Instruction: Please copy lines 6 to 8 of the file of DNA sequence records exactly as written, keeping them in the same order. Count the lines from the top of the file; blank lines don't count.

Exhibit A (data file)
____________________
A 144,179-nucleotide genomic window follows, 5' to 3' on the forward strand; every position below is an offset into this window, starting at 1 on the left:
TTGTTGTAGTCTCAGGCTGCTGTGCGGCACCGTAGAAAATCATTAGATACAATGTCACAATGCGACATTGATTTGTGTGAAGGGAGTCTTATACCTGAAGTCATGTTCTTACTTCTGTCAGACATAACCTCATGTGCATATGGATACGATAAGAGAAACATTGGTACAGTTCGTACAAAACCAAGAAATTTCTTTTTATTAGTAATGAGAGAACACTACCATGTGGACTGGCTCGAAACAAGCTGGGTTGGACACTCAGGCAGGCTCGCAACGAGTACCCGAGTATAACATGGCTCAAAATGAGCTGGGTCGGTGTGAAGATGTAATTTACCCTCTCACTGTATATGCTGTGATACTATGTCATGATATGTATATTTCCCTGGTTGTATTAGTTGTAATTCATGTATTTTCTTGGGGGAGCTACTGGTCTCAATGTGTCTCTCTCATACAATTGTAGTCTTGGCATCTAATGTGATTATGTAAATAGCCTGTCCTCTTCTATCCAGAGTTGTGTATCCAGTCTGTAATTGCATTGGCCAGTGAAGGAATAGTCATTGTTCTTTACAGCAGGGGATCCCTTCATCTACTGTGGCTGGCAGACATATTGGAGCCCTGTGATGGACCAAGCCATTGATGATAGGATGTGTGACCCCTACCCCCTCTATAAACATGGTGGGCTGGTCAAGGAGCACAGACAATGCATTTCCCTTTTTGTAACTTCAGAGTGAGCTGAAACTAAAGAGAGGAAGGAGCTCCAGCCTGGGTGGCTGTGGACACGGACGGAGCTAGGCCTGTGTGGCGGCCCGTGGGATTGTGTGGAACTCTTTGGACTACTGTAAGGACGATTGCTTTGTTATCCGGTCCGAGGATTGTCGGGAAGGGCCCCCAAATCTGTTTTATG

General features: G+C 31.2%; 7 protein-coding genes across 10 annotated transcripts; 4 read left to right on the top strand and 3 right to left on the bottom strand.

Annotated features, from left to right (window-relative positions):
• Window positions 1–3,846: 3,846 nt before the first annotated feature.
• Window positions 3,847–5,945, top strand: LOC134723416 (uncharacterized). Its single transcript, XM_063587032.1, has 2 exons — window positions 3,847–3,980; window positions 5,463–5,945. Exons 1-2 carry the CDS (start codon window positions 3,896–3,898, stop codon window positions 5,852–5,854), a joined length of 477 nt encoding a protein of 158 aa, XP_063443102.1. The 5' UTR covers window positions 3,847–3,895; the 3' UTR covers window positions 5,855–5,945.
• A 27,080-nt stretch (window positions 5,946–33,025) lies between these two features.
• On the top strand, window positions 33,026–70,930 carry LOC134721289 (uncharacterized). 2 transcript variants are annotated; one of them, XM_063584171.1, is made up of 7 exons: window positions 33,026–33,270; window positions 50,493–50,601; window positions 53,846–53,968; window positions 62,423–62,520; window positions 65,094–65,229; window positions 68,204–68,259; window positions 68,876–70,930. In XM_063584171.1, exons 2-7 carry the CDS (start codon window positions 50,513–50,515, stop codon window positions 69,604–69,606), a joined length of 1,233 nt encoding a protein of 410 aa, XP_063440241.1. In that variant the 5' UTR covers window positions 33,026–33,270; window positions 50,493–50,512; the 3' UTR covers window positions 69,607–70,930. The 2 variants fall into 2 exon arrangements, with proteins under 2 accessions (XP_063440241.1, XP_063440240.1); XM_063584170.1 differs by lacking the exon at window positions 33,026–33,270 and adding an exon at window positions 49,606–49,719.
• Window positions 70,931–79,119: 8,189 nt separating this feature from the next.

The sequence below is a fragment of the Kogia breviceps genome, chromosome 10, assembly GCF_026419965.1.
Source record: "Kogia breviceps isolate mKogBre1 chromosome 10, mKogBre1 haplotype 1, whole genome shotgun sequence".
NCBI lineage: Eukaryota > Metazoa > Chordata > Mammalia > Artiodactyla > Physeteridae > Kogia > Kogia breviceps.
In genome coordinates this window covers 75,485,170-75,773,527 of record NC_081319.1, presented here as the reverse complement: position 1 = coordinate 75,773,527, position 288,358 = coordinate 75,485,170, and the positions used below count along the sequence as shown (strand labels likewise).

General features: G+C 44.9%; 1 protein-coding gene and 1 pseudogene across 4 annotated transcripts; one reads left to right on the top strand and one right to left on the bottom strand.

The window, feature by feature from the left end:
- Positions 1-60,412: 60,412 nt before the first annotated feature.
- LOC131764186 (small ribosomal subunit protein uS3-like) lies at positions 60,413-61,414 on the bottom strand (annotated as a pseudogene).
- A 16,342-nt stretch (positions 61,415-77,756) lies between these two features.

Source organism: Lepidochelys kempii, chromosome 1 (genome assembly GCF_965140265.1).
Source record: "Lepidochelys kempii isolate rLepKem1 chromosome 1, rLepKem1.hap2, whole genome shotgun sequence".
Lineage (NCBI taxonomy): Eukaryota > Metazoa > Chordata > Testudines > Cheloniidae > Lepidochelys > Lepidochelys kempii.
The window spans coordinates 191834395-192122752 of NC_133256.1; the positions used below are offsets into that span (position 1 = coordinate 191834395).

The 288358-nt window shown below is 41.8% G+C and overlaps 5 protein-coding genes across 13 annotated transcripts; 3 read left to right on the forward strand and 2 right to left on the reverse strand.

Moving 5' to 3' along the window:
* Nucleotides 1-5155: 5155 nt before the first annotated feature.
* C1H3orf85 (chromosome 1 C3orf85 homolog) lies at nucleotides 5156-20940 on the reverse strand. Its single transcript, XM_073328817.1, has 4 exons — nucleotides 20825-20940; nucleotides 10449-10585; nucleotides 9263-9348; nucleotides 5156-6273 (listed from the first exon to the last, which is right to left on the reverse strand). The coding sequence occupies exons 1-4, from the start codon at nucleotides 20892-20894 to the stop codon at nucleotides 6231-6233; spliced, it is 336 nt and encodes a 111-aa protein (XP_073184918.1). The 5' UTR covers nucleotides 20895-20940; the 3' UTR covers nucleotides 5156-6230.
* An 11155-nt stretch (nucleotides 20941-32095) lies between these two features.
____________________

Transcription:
• Window positions 3,847–5,945, top strand: LOC134723416 (uncharacterized). Its single transcript, XM_063587032.1, has 2 exons — window positions 3,847–3,980; window positions 5,463–5,945. Exons 1-2 carry the CDS (start codon window positions 3,896–3,898, stop codon window positions 5,852–5,854), a joined length of 477 nt encoding a protein of 158 aa, XP_063443102.1. The 5' UTR covers window positions 3,847–3,895; the 3' UTR covers window positions 5,855–5,945.
• A 27,080-nt stretch (window positions 5,946–33,025) lies between these two features.
• On the top strand, window positions 33,026–70,930 carry LOC134721289 (uncharacterized). 2 transcript variants are annotated; one of them, XM_063584171.1, is made up of 7 exons: window positions 33,026–33,270; window positions 50,493–50,601; window positions 53,846–53,968; window positions 62,423–62,520; window positions 65,094–65,229; window positions 68,204–68,259; window positions 68,876–70,930. In XM_063584171.1, exons 2-7 carry the CDS (start codon window positions 50,513–50,515, stop codon window positions 69,604–69,606), a joined length of 1,233 nt encoding a protein of 410 aa, XP_063440241.1. In that variant the 5' UTR covers window positions 33,026–33,270; window positions 50,493–50,512; the 3' UTR covers window positions 69,607–70,930. The 2 variants fall into 2 exon arrangements, with proteins under 2 accessions (XP_063440241.1, XP_063440240.1); XM_063584170.1 differs by lacking the exon at window positions 33,026–33,270 and adding an exon at window positions 49,606–49,719.